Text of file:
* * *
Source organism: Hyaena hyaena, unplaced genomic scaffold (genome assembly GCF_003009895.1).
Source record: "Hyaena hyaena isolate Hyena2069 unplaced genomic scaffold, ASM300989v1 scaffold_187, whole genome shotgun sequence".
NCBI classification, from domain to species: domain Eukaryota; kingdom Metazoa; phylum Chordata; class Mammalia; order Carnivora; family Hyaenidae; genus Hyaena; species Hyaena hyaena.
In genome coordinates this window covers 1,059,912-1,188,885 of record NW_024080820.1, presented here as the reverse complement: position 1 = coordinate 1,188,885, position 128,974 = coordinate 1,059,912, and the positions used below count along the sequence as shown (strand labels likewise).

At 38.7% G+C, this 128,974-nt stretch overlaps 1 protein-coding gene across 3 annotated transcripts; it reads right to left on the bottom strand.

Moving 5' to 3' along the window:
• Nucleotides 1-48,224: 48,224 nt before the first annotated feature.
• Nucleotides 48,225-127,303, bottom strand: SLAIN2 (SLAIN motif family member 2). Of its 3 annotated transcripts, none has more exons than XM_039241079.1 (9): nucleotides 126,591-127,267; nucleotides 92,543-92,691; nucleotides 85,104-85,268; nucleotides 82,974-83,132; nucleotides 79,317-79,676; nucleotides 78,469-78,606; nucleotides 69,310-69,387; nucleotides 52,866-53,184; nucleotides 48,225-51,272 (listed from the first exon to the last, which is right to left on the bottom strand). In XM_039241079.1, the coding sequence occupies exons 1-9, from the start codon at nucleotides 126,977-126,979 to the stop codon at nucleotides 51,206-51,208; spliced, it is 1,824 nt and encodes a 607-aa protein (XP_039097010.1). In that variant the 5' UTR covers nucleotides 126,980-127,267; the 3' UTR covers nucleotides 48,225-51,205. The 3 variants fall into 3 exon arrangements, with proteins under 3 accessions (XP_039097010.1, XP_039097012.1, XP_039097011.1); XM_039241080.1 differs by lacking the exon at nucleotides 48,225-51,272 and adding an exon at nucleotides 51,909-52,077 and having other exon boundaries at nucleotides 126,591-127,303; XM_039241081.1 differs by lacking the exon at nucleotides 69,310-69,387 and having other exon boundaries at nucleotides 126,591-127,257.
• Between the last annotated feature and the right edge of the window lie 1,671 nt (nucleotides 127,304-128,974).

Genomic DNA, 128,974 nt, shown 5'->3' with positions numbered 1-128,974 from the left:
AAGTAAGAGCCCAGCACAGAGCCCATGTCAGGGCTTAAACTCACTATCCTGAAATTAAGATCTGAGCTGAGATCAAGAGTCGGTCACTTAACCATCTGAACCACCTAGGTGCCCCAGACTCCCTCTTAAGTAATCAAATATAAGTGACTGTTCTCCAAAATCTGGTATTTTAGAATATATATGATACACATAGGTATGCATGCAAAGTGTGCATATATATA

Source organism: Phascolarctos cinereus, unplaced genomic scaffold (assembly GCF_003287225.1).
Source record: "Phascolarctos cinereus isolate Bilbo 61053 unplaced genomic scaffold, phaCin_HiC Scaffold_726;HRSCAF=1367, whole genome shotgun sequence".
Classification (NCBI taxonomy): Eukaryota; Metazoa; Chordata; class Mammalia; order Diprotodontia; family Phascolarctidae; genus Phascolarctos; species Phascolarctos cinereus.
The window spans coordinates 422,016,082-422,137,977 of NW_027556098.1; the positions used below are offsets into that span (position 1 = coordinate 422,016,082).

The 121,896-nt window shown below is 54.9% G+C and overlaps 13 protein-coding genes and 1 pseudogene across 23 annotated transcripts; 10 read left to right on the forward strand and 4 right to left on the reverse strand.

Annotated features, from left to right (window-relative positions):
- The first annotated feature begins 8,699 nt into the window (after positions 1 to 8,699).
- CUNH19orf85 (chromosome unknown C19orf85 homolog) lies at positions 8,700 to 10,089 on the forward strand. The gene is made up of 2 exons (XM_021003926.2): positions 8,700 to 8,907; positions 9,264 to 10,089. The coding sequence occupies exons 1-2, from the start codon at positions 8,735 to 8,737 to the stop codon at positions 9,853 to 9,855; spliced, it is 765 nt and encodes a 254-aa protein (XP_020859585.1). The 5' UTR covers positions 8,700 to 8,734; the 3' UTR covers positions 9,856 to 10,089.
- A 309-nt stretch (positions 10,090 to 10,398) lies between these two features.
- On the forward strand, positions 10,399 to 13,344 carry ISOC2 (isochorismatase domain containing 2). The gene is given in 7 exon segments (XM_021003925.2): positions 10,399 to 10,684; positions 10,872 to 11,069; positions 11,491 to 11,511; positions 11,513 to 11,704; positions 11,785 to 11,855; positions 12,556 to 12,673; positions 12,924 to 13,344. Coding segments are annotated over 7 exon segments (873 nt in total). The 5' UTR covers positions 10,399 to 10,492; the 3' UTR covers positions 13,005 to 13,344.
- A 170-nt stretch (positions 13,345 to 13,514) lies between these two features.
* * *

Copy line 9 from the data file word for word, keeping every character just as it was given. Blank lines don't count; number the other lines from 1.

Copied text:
• Between the last annotated feature and the right edge of the window lie 1,671 nt (nucleotides 127,304-128,974).